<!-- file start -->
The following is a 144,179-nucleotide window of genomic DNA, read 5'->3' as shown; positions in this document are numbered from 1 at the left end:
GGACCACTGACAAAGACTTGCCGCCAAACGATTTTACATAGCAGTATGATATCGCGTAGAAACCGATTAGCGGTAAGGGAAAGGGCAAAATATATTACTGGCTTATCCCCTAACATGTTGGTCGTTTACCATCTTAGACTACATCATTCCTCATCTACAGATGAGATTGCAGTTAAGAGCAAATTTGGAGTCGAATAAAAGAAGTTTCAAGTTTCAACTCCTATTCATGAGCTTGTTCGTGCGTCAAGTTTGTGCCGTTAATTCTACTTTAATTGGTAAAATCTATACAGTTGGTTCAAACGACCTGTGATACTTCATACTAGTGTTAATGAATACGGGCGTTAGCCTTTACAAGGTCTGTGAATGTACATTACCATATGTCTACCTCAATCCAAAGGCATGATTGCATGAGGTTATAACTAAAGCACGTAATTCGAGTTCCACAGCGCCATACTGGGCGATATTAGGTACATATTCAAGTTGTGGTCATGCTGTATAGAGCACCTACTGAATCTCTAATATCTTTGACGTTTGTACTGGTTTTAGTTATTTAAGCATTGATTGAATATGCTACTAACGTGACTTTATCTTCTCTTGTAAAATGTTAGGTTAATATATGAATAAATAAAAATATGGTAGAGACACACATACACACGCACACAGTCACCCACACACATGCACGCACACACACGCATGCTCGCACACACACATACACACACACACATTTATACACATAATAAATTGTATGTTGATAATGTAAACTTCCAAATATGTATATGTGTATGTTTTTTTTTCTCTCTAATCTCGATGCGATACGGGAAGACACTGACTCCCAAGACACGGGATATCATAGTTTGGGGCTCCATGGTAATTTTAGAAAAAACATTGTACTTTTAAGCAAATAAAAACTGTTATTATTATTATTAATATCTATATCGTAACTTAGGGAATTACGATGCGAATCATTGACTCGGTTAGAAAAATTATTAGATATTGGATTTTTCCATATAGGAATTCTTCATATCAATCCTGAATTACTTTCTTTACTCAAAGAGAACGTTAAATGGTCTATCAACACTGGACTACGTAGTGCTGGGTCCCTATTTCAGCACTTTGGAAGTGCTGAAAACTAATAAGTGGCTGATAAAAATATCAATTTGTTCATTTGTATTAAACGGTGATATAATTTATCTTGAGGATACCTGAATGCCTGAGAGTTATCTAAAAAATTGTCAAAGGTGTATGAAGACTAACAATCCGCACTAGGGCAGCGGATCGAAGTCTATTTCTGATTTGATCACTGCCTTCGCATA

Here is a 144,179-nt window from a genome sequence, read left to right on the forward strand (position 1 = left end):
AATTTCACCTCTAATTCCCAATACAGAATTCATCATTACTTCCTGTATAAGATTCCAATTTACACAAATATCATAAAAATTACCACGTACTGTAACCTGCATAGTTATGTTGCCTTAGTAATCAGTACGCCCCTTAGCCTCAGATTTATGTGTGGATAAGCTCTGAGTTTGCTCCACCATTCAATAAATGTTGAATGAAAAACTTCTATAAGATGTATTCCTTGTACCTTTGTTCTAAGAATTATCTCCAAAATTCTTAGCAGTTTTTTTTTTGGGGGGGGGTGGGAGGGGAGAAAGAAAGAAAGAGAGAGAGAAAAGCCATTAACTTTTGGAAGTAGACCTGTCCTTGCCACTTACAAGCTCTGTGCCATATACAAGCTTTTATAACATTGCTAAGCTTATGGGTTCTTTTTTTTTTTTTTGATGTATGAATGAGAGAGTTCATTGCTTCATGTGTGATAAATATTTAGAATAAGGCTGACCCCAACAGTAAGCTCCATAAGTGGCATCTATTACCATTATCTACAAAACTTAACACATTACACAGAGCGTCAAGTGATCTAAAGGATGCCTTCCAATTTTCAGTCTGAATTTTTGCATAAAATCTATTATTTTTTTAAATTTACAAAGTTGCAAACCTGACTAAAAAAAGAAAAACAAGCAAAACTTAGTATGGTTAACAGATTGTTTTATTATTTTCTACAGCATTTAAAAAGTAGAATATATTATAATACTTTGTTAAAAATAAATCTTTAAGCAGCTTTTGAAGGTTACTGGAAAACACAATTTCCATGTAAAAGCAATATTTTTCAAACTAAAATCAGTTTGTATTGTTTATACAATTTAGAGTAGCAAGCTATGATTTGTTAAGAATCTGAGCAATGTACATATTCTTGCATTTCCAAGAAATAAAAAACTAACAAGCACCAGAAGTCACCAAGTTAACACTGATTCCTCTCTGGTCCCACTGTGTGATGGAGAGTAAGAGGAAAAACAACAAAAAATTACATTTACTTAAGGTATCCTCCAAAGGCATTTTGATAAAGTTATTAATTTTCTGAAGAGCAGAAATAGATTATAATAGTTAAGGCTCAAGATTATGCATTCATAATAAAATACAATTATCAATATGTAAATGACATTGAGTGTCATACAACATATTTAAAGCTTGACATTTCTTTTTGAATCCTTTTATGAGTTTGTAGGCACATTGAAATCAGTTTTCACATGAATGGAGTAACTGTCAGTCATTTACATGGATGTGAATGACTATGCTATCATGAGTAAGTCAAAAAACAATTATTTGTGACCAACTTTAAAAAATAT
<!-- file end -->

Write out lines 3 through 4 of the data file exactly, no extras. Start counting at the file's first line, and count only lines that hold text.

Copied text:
Here is a 144,179-nt window from a genome sequence, read left to right on the forward strand (position 1 = left end):
AATTTCACCTCTAATTCCCAATACAGAATTCATCATTACTTCCTGTATAAGATTCCAATTTACACAAATATCATAAAAATTACCACGTACTGTAACCTGCATAGTTATGTTGCCTTAGTAATCAGTACGCCCCTTAGCCTCAGATTTATGTGTGGATAAGCTCTGAGTTTGCTCCACCATTCAATAAATGTTGAATGAAAAACTTCTATAAGATGTATTCCTTGTACCTTTGTTCTAAGAATTATCTCCAAAATTCTTAGCAGTTTTTTTTTTGGGGGGGGGTGGGAGGGGAGAAAGAAAGAAAGAGAGAGAGAAAAGCCATTAACTTTTGGAAGTAGACCTGTCCTTGCCACTTACAAGCTCTGTGCCATATACAAGCTTTTATAACATTGCTAAGCTTATGGGTTCTTTTTTTTTTTTTTGATGTATGAATGAGAGAGTTCATTGCTTCATGTGTGATAAATATTTAGAATAAGGCTGACCCCAACAGTAAGCTCCATAAGTGGCATCTATTACCATTATCTACAAAACTTAACACATTACACAGAGCGTCAAGTGATCTAAAGGATGCCTTCCAATTTTCAGTCTGAATTTTTGCATAAAATCTATTATTTTTTTAAATTTACAAAGTTGCAAACCTGACTAAAAAAAGAAAAACAAGCAAAACTTAGTATGGTTAACAGATTGTTTTATTATTTTCTACAGCATTTAAAAAGTAGAATATATTATAATACTTTGTTAAAAATAAATCTTTAAGCAGCTTTTGAAGGTTACTGGAAAACACAATTTCCATGTAAAAGCAATATTTTTCAAACTAAAATCAGTTTGTATTGTTTATACAATTTAGAGTAGCAAGCTATGATTTGTTAAGAATCTGAGCAATGTACATATTCTTGCATTTCCAAGAAATAAAAAACTAACAAGCACCAGAAGTCACCAAGTTAACACTGATTCCTCTCTGGTCCCACTGTGTGATGGAGAGTAAGAGGAAAAACAACAAAAAATTACATTTACTTAAGGTATCCTCCAAAGGCATTTTGATAAAGTTATTAATTTTCTGAAGAGCAGAAATAGATTATAATAGTTAAGGCTCAAGATTATGCATTCATAATAAAATACAATTATCAATATGTAAATGACATTGAGTGTCATACAACATATTTAAAGCTTGACATTTCTTTTTGAATCCTTTTATGAGTTTGTAGGCACATTGAAATCAGTTTTCACATGAATGGAGTAACTGTCAGTCATTTACATGGATGTGAATGACTATGCTATCATGAGTAAGTCAAAAAACAATTATTTGTGACCAACTTTAAAAAATAT